The genome revolution has changed our perception of our bodies. Canadian biologist and choreographer François-Joseph Lapointe is exploring this revolution, with an immodest taste for bacterial exchanges.
“I am not François-Joseph Lapointe. 50% of the cells in my body are not human cells. 99% of the genes on my body are not human genes. All my actions affect who I am. All my encounters change who I am. I am no longer really human. I am the sum of my genome and the genomes of all the bacteria living on me, around me, inside me. I am a superorganism.”
This is how François-Joseph Lapointe introduced himself to the audience at Laser, an event organized this spring by Leonardo/Olats and La Diagonale Paris-Saclay at agnès b. in Paris. While we can’t exactly say that Lapointe is no longer human, he is an artist and biologist who performs on his own body, whether it’s shaking the hands of a thousand people to study contamination or eating a bat “in the hopes of becoming Batman” and thus realizing his “metagenomic egoportrait”.
On the scientific side, where he began his career, this director of the laboratory for molecular ecology and evolution at the University of Montreal is currently working on applying statistical methods of graph theory to phylogenetics and population genetics. On the artistic side, his work is based on biology and micro-organisms, while channeling choreography, performance, visual and graphic arts.
A community of organisms inside us
Lapointe is a specimen of “paradisciplinarity”. The researcher also explores the artistic potential of metagenonic, or environmental genomics, a science derived from genomics, in relational performance art.
Human genome sequencing lasted no less than 13 years (from 1990 to 2003). Today, metagenomics sequencing takes a week. This technique is used to identify fungus, bacteria, etc., that can be found in the environment, and to study the community of organisms living inside us.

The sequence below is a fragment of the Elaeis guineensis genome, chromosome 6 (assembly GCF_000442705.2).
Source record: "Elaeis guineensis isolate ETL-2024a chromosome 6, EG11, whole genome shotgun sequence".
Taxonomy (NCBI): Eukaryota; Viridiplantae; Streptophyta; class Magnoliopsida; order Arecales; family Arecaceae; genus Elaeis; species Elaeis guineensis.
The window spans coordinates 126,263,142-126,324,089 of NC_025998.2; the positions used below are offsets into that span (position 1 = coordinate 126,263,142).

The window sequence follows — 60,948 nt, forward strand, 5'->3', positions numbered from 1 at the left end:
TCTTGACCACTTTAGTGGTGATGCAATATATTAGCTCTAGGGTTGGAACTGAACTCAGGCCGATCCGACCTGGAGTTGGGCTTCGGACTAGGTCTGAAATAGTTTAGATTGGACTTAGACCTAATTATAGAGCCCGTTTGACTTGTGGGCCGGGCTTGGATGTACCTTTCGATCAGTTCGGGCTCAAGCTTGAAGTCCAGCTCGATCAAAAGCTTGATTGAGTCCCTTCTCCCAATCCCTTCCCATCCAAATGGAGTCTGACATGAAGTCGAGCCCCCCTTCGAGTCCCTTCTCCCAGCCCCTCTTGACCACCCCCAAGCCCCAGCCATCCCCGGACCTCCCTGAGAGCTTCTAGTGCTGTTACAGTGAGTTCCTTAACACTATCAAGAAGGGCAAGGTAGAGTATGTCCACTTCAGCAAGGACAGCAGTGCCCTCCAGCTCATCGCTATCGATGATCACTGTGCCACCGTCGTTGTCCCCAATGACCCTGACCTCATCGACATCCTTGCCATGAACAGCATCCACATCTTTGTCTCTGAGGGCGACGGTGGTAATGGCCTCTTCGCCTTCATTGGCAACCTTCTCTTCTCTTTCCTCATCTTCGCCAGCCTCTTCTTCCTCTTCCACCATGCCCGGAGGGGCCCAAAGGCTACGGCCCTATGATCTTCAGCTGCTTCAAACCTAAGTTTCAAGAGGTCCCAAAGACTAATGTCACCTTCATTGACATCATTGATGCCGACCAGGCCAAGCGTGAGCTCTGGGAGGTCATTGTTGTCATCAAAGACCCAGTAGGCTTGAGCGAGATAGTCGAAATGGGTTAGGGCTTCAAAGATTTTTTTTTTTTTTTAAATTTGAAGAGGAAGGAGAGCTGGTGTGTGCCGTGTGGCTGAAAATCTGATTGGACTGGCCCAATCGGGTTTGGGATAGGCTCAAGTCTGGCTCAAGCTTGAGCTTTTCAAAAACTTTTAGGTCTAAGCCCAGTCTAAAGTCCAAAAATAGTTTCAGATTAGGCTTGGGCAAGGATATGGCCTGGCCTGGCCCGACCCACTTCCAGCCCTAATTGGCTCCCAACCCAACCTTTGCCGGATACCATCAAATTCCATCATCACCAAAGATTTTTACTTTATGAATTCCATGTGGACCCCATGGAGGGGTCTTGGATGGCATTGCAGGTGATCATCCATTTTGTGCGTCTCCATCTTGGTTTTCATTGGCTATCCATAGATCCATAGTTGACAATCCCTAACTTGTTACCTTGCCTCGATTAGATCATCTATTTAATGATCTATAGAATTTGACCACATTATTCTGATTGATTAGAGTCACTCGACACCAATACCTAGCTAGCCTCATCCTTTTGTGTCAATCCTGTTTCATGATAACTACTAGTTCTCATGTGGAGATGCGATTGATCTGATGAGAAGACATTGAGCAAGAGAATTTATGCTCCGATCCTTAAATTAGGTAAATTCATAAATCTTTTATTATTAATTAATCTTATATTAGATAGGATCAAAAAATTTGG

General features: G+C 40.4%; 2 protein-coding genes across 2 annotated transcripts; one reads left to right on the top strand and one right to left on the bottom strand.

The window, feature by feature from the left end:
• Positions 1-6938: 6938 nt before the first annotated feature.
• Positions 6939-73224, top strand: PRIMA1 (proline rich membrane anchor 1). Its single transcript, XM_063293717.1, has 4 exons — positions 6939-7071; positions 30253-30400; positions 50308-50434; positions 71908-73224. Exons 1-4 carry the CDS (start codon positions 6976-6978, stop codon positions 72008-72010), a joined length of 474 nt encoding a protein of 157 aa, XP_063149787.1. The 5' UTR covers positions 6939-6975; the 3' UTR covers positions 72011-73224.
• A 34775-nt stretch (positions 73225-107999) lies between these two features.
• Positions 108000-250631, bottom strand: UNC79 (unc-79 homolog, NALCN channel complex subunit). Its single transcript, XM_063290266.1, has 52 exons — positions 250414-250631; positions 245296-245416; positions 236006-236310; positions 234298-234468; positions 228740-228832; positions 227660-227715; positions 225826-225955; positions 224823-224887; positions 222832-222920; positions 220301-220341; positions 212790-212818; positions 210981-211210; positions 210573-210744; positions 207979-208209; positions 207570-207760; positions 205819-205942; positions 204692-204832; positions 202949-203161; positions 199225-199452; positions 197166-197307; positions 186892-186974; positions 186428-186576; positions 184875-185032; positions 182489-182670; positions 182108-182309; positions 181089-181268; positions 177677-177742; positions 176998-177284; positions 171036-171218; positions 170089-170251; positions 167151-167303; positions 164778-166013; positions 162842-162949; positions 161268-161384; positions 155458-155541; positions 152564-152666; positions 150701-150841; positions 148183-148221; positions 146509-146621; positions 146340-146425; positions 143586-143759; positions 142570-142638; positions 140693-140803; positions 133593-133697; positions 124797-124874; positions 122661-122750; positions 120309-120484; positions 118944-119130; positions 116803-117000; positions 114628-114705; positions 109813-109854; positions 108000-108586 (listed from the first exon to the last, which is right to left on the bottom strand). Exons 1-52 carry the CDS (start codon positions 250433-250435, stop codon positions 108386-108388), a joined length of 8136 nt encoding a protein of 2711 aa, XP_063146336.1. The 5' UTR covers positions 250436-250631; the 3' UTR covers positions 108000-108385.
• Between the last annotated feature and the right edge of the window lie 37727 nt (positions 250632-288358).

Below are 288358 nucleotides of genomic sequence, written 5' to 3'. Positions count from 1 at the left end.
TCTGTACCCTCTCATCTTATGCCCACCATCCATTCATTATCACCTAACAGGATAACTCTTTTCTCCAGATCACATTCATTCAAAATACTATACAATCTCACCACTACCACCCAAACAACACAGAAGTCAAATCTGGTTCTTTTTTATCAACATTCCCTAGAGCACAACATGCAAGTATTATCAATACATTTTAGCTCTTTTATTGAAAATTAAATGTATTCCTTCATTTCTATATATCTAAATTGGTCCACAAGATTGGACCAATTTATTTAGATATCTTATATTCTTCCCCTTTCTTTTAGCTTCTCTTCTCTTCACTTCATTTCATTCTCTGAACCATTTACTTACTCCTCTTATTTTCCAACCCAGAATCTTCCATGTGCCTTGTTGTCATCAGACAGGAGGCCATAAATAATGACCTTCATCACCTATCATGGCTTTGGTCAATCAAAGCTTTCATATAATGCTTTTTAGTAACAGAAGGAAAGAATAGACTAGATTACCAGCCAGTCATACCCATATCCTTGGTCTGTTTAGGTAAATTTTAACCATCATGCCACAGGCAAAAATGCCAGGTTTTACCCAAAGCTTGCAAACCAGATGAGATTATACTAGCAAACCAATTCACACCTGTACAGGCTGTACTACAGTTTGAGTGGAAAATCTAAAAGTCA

Metagenomics led to the Human Microbiome Project (HMP), which in 2012 revealed that we are composed of 99% bacteria genes, and that different parts of the body are associated with different micro-organisms. Ever since these discoveries, metagenomics has exploded, with an increasing number of microbiome projects: intestinal, cutaneous, facial, umbilical, dental, vaginal, mammary, seminal, conjugal, neonatal, food, fecal, canine, feline, floral, domestic, telephone and even interstellar (ISS)…
“I touch, therefore I am”
How to use these new tools to make art? Lapointe has been searching for the past few years how to modify his microbiome to create “metagenomic egoportraits” or “microbiome selfies”. In the relational performance 1000 Handshakes, initiated at the Medical Museum in Copenhagen in 2014, the artist visited the Danish capital, shaking hands with as many people as possible and measuring the dynamics of bacterial contamination on the palm of his right hand. Every 50 handshakes, his team of researcher-performers took a sample and analyzed it in the lab to print “egoportraits” indicating the level of contamination.